Basic Dough Color To make polymer clay mixes that resemble baked doughs for miniature cookies, breads, pies etc. you need to mix three parts white with one part of translucent clay to give you a foundation color that has a bit of a sheen, then gradually tint this mix to the color you wish. Adding extra translucent clay will make your basic mixture more transparent, although it can also make it more flexible. In most clays, a basic mix comes from mixing ochre colored clay (see the instructions for brown clays in order to make ochre) with white and translucent clays. The exact mix will depend a bit on the consistency of your white clay, and the type of translucent clay you use. The Premo! clay used for these mixes has a very translucent clay, but a very crumbly white.

    With some clays, including Premo! mixing an ochre color with white will make it seem very pale yellow instead of a cream pastry color. If this happens to your mix, counter it by adding a bit of brown, or a very tiny amount of red to your clay blend. The amount of red shown in the photo above would probably produce an orange clay if you mixed all of it in! You can also use a basic brown color instead of ochre if you find your mix goes too yellow when mixed with white and translucent.

    For Bread Doughs mix a tiny amount of brown with the foundation translucent and white combination to produce a slightly off white mix. If you wrap your ​breads with a very thin layer of ochre or caramel colors (see the basic brown mix page) then cut through the outer color with a knife, you can make your breads look like they have traditional artisan bread markings and slashes.

    Adding Texture If you want to make your basic dough mix look a bit more like wholemeal, or have texture added to it, add tiny amounts of sand into the mix. White decorative sand used for sand paintings or layered sand pictures adds very fine texture with a few flecks of color.

    Do Not Add Food or Spices All foods and spices will attract weevils and other pests in many climates, so do not add them to polymer clay to create textures. Use finely grated or chopped bits of cured (baked) polymer clay or other inert materials like sand.

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  • 05 of 06

    Mixing Translucent Colors for Contrasting Bands

    Colors of polymer clay used to make dolls house scale purple onions.
    Photo copyright Lesley Shepherd

    The polymer clay colors shown above are used to mix purple onion canes for onion slices or entire onions. The mix ratio is 1 part basic purple to three parts translucent, with a tiny amount of red. This makes the main color for the purple onion. A white onion would substitute white for the purple amount, and a tiny amount of brown or sap green for the red.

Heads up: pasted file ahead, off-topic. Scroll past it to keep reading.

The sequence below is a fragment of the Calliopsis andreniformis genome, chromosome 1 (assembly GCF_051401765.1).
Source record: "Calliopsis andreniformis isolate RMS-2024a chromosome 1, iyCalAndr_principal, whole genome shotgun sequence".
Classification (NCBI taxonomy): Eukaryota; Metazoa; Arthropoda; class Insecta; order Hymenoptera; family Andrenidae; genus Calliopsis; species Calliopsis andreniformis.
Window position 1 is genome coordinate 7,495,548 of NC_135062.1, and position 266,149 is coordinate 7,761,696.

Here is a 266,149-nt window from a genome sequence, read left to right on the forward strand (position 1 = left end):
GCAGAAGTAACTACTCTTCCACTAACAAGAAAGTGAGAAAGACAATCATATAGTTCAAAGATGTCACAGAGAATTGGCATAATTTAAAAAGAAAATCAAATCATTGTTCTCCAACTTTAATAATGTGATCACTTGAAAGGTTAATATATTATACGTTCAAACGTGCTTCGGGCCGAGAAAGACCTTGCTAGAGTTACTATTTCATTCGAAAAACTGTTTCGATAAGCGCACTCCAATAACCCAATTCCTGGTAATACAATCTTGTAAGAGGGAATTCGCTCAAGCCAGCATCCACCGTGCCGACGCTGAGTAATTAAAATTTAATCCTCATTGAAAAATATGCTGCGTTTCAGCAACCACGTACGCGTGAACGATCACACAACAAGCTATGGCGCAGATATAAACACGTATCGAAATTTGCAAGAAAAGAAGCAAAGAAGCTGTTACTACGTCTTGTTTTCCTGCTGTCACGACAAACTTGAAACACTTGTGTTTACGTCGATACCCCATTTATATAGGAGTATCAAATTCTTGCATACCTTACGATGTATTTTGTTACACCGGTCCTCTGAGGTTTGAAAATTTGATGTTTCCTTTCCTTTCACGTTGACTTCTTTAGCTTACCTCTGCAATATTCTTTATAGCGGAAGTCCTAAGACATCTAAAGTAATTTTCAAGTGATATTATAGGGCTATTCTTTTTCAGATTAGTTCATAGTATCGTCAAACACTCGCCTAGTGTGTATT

The second layer of the onion cane is made with a more translucent mix. In the case of the purple onion, it is a tiny amount of the previous purple, mixed with the equivalent of the previous amount of translucent, mixed with a small amount of white. This mixture is not fully blended, so as to leave stripes of white and darker purple in the mix. For White onions, the mix would be minus the addition of purple. [/p][p]Skins for purple onions can be made from a banded mix of dark and mid purple, leaving strong verticals stripes which are wrapped in a thin layer around the onion cane. For white onions, the skin is made from two shades of brown, making pronounced thin stripes in the mix and wrapping this striped layer around a section of the cane.​

    Instructions for making an onion cane from these mixes are given here.

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  • 06 of 06

    Three Blends Needed to Make Citrus Canes

    Polymer clay colors used to make lemon pith, sections and skin for dollhouse scale lemon canes.
    Photo copyright Lesley Shepherd

    The colors used here will make lemon canes. If you leave the red out of the peel color, or add more red to the peel color and make a paler yellow for the center sections, or add a bit of red to the pale yellow, you can make grapefruit.

    The lemon colors shown above were made from Premo! polymer clay in translucent, white, zinc yellow, and cadmium red.

    The lemon pith color shown on the far left is a blend of 1/8 inch of a quarter block section of white, mixed with half that amount of translucent and a tiny amount (1/8 by 1/8 inch block in this case) of zinc yellow.

    The lemon segments are made from a mix of 2 parts zinc yellow to one part translucent (in this case we used a 1/4 inch section cut from a quarter block of clay for the yellow and a 1/8 inch section for the translucent.

    The lemon peel color shown on the right is a blend of 1 part of zinc yellow with 1/8 part of white and a tiny amount of cadmium red.

    Instructions for making lemons and lemon canes in several scales from polymer clay.